Anyone who has visited this blog space most likely knows I wrote a book of funny stories about college basketball recruiting, family and life in general (Life’s A Joke). The story behind it dates back to the NCAA change in off campus recruiting rules. When I first got into college coaching, evaluating recruits meant going to watch them play in person (except for guys who had “bird dogs,” i.e. friends whose opinions they could rely on). Recruiting consisted of going to a prospect’s games (or practices) and watching him play. This method, obviously, was quite costly because seldom did a coach get to see more than one prospect at a time. In fact, I recall as a graduate assistant at the University of Oregon (GAs were allowed to recruit off campus back then), going on a recruiting trip to the East Coast during which I saw 21 prospects play in 19 days.
Several problems existed with those rules, however. First of all, it was unfair to schools in rural areas, e.g. the Universities of Wyoming and Maine couldn’t see nearly as many as their state university counterparts UCLA or Ohio State. Secondly, it was incredibly expensive to see, in most cases, one prospect each trip. There had to be a better, more frugal, more equitable way to evaluate young players who were going to be offered a full grant-in-aid (scholarship). The NCAA decided to allow summer events, made up of all-star or select teams, most under the AAU umbrella. This allowed a multitude of prospects to be see at one time at one venue. This morphed into mega events in places like Las Vegas, in which three or four showcases (usually sponsored by the shoe companies), featuring as many as 64 teams in each, to be played all at the same time. This was infinitely more fiscally responsible.
With nearly every school represented, often with more than one staff member in attendance, it became a mini-coaches convention. After the evening games concluded, groups of coaches would get together and go out for a late night dinner and beverage(s). Naturally, the talk would turn to story telling – how stupid the players were, how stupid the coaches were, etc. Inevitably, a coach would say, “We ought to write a book.”
When I joined Jerry Tarkanian’s staff, it was as director of basketball operations. Since my recruiting duties were restricted to on campus and telephone only, I had more time on my hands than ever before. I decided to write that book. At home one evening I took out a pad and jotted down notes that would remind me of a story. That first night I could only come up with 11. Eleven stories! I knew there were many more than that.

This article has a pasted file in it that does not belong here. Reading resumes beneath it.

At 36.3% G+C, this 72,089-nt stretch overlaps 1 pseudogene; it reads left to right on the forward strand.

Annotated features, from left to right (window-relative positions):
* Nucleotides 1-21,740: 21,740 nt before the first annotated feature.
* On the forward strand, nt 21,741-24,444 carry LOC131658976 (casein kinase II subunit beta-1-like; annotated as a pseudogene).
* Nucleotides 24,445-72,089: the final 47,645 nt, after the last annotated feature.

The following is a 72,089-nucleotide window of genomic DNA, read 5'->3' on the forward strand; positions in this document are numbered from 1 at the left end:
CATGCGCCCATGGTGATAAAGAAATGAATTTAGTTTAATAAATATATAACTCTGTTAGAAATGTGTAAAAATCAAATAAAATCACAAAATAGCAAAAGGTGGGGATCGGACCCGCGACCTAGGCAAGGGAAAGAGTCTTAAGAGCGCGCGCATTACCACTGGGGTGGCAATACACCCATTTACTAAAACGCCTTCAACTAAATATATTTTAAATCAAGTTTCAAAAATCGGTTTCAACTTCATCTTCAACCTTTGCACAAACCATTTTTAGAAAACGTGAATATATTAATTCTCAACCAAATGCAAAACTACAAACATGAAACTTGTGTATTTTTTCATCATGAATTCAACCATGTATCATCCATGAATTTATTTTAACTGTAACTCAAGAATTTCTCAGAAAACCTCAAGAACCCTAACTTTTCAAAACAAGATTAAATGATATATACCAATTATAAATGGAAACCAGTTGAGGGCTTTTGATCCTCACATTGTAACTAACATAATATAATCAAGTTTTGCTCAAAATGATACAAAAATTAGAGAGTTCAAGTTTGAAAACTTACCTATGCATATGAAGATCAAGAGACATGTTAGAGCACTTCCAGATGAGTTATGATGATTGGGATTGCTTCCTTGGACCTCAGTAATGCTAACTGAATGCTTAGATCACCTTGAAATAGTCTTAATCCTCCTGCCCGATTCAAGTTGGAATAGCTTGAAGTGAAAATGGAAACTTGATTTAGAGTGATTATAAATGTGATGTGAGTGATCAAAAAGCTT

The next day (and all that followed), I would carry an index card with me and, whenever somebody would say something that would jog my memory, I’d write down some key words. Two-and-a-half years later, I had 265 stories and a book was conceived. Tomorrow’s post will reveal a humorous, as well as tragic, story about its actual coming to fruition. For now, allow me to skip ahead to what happened after it was published.
A close college friend of mine told me he knew a vice president of Barnes & Noble. Keep in mind this was 2001 and B&N was thriving. Even if this guy could get my book in Barnes & Nobles store in Fresno only, it would drastically increase sales. I’d experienced a few book signings at local restaurants and could visualize myself sitting at a table at B&N with a long line of patrons waiting to get a personalized, autographed copy.
My buddy got me the VP’s direct line and I immediately rang him up. After his secretary put me through, we exchanged some small talk before he got to the point. I had mentioned that I self-published (another story for another blog), as opposed to going through a publishing company. He said to me, an obvious novice, “You do have an ISBN number and a bar code, right?”
“Uh, excuse me?”
The VP ended our conversation by saying, “Do you know when you buy a book and, just before you pay for it, the cashier scans it and there’s a beep? That beep is the bar code.”
Needless to say, that was the first and last conversation I had with the Barnes & Noble Vice President. If there will ever be a sequel (and it is in the works):
“You can bet there will be an ISBN number and a bar code.”